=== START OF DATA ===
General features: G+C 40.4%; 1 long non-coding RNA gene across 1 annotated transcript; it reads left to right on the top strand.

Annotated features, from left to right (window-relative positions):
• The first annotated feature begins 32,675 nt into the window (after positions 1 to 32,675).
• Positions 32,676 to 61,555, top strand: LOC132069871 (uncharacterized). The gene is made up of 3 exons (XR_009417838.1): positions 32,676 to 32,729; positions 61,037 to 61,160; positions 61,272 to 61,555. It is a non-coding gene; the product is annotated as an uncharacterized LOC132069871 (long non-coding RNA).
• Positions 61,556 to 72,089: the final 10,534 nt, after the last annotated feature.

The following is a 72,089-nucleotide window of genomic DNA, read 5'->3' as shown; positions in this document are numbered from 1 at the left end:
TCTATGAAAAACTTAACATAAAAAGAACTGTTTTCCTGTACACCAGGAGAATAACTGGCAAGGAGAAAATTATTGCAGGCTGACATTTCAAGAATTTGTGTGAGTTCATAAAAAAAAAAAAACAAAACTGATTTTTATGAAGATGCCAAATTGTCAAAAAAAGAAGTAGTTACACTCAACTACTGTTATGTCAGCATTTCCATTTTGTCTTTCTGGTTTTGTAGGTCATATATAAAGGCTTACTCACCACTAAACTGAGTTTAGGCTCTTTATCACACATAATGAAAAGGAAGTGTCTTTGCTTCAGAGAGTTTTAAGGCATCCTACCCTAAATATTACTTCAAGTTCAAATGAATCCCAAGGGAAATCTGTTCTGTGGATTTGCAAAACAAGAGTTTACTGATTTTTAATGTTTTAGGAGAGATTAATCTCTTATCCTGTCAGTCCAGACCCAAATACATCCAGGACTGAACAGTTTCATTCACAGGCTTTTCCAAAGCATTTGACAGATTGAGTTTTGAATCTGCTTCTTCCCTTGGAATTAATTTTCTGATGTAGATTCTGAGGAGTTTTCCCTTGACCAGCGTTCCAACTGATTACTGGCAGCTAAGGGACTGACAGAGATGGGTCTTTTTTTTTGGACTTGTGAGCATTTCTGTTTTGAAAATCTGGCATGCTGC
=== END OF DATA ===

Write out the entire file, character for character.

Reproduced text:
General features: G+C 40.4%; 1 long non-coding RNA gene across 1 annotated transcript; it reads left to right on the top strand.

Annotated features, from left to right (window-relative positions):
• The first annotated feature begins 32,675 nt into the window (after positions 1 to 32,675).
• Positions 32,676 to 61,555, top strand: LOC132069871 (uncharacterized). The gene is made up of 3 exons (XR_009417838.1): positions 32,676 to 32,729; positions 61,037 to 61,160; positions 61,272 to 61,555. It is a non-coding gene; the product is annotated as an uncharacterized LOC132069871 (long non-coding RNA).
• Positions 61,556 to 72,089: the final 10,534 nt, after the last annotated feature.

The following is a 72,089-nucleotide window of genomic DNA, read 5'->3' as shown; positions in this document are numbered from 1 at the left end:
TCTATGAAAAACTTAACATAAAAAGAACTGTTTTCCTGTACACCAGGAGAATAACTGGCAAGGAGAAAATTATTGCAGGCTGACATTTCAAGAATTTGTGTGAGTTCATAAAAAAAAAAAAACAAAACTGATTTTTATGAAGATGCCAAATTGTCAAAAAAAGAAGTAGTTACACTCAACTACTGTTATGTCAGCATTTCCATTTTGTCTTTCTGGTTTTGTAGGTCATATATAAAGGCTTACTCACCACTAAACTGAGTTTAGGCTCTTTATCACACATAATGAAAAGGAAGTGTCTTTGCTTCAGAGAGTTTTAAGGCATCCTACCCTAAATATTACTTCAAGTTCAAATGAATCCCAAGGGAAATCTGTTCTGTGGATTTGCAAAACAAGAGTTTACTGATTTTTAATGTTTTAGGAGAGATTAATCTCTTATCCTGTCAGTCCAGACCCAAATACATCCAGGACTGAACAGTTTCATTCACAGGCTTTTCCAAAGCATTTGACAGATTGAGTTTTGAATCTGCTTCTTCCCTTGGAATTAATTTTCTGATGTAGATTCTGAGGAGTTTTCCCTTGACCAGCGTTCCAACTGATTACTGGCAGCTAAGGGACTGACAGAGATGGGTCTTTTTTTTTGGACTTGTGAGCATTTCTGTTTTGAAAATCTGGCATGCTGC